Early Church History - 3
It wasn’t long after gospel truth began to spread throughout the Roman world that false doctrine arose. The NT presents clear warnings to this effect: “But there were also false prophets among the people, even as there will be false teachers among you, who will secretly bring in destructive heresies, even denying the Lord who bought them …” (2 Pet 2:1). “Now the Spirit expressly says that in latter times some will depart from the truth, giving heed to deceiving spirits and doctrines of demons …” (1 Tim 4:1ff).
Later in the first century John affirms that these prophecies have come true: “Beloved, do not believe every spirit, but test the spirits, whether they are of God; because many false prophets have gone out into the world” (1 Jn 4:1).
In the second century the truth was opposed by intellectual heathens such as Celsus as well as believers with warped ideas such as Marcion. In response to such attacks, Christian apologists like Justin Martyr, Ignatius, Polycarp, Irenaeus, Tertullian and later Origen, Ambrose, Jerome and Augustine wrote scholarly refutations. Many of the works of the so-called Early Church Fathers have been preserved, and much can be learned from them.
Additionally, early Christians began to feel that their beliefs needed to be formally clarified and restated in response to the controversies that began to multiply. On one level this seems understandable. What could possibly be wrong with simplifying Christian beliefs so that all can be unified on them?
“The word creed comes from the Latin word credo, meaning ‘I believe.’ A creed is a statement of belief. The creed that came out of the Church’s struggle with Gnosticism and Montanism is known as the Apostles’ Creed. It is so called not because it was composed by the apostles, but because it is a summary of the apostles’ teachings … The Church adopted the Apostles’ Creed in order that everybody might know what the Church believed to be true Christian doctrine, in distinction from the false and heretical doctrines …” (Kuiper, The Church in History 53).
The key phrase in the above paragraph is “it is a summary of the apostles’ teachings.” There was a hidden danger in the making of non-apostolic creeds: they gradually led Christians away from the original words of the Holy Spirit and replaced them with “summaries” and restatements of well-meaning but uninspired men.
This trend fits with what we previous covered in articles 1 & 2: a growing movement toward centralization and a sense that the “Church” needed to be something bigger and more organized than what the new testament provided. What followed was a series of religious conventions (or councils) that considered various false doctrines and formulated detailed rebuttals.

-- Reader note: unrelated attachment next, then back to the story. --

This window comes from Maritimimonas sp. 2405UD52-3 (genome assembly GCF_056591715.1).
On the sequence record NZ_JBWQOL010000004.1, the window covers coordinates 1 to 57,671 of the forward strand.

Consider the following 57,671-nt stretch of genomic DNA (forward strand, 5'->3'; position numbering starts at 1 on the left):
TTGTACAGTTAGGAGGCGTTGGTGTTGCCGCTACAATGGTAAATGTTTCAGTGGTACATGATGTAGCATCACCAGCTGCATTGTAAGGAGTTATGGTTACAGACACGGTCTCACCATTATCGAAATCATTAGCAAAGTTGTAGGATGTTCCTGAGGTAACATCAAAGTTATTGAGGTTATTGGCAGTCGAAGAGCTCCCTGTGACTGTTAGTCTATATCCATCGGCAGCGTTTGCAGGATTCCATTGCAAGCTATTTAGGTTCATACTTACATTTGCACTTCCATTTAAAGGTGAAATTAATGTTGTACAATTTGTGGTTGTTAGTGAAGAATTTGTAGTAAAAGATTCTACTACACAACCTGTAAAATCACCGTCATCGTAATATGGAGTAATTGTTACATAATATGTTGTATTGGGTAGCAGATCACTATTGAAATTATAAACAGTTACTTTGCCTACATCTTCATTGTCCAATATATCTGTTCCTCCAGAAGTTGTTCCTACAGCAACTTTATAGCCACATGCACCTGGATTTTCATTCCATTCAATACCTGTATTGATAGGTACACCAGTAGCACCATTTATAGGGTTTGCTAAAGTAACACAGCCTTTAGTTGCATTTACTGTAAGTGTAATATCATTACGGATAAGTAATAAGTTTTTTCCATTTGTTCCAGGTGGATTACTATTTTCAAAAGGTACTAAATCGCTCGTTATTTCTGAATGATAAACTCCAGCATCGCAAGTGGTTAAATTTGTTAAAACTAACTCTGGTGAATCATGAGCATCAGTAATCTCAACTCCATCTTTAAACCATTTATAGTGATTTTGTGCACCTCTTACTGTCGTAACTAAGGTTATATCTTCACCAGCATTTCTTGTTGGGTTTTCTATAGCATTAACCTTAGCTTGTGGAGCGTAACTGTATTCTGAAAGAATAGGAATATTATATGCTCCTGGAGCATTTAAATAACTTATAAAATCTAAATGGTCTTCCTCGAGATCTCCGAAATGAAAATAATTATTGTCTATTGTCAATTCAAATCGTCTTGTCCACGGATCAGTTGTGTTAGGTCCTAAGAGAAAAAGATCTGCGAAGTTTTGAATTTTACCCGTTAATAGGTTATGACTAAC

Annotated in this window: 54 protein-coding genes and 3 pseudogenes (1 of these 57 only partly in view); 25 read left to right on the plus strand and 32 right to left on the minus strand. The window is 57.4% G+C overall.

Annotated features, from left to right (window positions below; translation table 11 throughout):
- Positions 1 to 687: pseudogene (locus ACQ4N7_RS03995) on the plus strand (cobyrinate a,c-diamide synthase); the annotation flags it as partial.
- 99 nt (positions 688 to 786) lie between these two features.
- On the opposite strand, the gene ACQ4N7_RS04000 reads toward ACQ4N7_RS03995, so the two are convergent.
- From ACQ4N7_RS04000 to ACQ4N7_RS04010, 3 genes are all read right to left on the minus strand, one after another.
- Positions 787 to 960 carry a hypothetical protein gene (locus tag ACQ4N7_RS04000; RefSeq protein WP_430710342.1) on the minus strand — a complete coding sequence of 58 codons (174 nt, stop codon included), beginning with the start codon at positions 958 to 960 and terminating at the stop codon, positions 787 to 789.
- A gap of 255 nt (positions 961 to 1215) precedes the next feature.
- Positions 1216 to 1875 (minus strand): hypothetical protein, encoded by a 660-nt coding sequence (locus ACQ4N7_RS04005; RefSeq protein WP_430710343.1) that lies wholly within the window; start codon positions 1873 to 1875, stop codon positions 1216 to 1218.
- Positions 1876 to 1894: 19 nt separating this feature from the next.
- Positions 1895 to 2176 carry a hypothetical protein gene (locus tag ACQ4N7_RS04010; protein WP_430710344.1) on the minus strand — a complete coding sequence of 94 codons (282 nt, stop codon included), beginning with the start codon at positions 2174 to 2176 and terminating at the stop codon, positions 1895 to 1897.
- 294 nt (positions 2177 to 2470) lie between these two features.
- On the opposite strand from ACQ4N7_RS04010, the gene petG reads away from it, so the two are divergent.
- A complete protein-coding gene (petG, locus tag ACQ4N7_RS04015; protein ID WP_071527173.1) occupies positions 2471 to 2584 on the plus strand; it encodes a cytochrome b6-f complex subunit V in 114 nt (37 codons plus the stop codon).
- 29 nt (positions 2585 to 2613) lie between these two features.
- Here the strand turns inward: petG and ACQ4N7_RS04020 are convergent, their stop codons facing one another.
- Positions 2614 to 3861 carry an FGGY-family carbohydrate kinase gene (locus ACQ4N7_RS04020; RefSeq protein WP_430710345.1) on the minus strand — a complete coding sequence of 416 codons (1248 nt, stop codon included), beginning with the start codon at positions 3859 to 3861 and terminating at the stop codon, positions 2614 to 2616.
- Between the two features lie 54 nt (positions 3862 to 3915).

The first of these was the Council of Nicaea in AD 325 which addressed the deity of Christ. Arius was an influential teacher who denied the deity of Christ, and his doctrines caused great unrest. “More than three hundred bishops were present. They met in a great hall in the emperor’s palace in a setting of pomp and splendor … The outcome of the proceedings … was that the views of Arius were condemned as heresy. A statement of the true doctrine of the person of Christ was adopted as the faith of the Church. That statement is known as the Nicene Creed” (ibid 57-58).
Other councils followed: Constantinople (AD 381), Ephesus (AD 431) and Chalcedon (AD 451). “These four great councils stand out as just so many signposts along the road of church consolidation” (ibid 74). Kuiper is correct, though he makes this observation approvingly rather than critically. Throughout the Reformation various human creeds have been created. In my library is a three-volume set – almost 3,000 pages – on the history and establishment of creeds including the Augsburg Confession, Luther’s Catechism, the First and Second Helvetic Confessions, the Heidelberg Catechism, the Thirty-Nine Articles of the Church of England, the Canons of the Synod of Dort and, perhaps most famous, the Westminster Confession of Faith.
Question: Have these creeds succeeded in unifying Christendom under the banner of doctrinal truth? How could they when they are merely the (often erroneous) restatements of men of what God has already revealed?
The bottom line is that there are no shortcuts to the process of learning and putting into practice the precepts of God. Every Christian must become a student on the level of which he or she is capable. Not all intellects are created equal, but God didn’t direct His thoughts to the “intellectuals.” He speaks to the common saint, the honest heart searching for truth and purity amid the morass of lies, deception and the politics of religion.
Further, this process is mostly executed on a local level. We must beware of any attempt to normalize “Church of Christ doctrine” whether through papers, schools, lectureships or other media that overreaches local autonomy and wittingly or unwittingly creates a super-church structure. Remember, it sounded good to have universal councils to settle doctrinal questions, but they ultimately contributed to power struggles, a dumbing down of the masses and organizational corruption that is still ongoing today.